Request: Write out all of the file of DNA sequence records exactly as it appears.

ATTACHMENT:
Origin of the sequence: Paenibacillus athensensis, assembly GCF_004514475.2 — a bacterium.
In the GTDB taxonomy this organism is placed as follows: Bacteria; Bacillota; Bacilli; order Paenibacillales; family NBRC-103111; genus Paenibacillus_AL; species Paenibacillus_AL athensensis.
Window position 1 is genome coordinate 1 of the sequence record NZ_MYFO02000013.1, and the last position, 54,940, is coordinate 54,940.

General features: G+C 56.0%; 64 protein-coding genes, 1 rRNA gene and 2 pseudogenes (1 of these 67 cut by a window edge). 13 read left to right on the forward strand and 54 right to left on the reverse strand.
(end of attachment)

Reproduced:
Origin of the sequence: Paenibacillus athensensis, assembly GCF_004514475.2 — a bacterium.
In the GTDB taxonomy this organism is placed as follows: Bacteria; Bacillota; Bacilli; order Paenibacillales; family NBRC-103111; genus Paenibacillus_AL; species Paenibacillus_AL athensensis.
Window position 1 is genome coordinate 1 of the sequence record NZ_MYFO02000013.1, and the last position, 54,940, is coordinate 54,940.

General features: G+C 56.0%; 64 protein-coding genes, 1 rRNA gene and 2 pseudogenes (1 of these 67 cut by a window edge). 13 read left to right on the forward strand and 54 right to left on the reverse strand.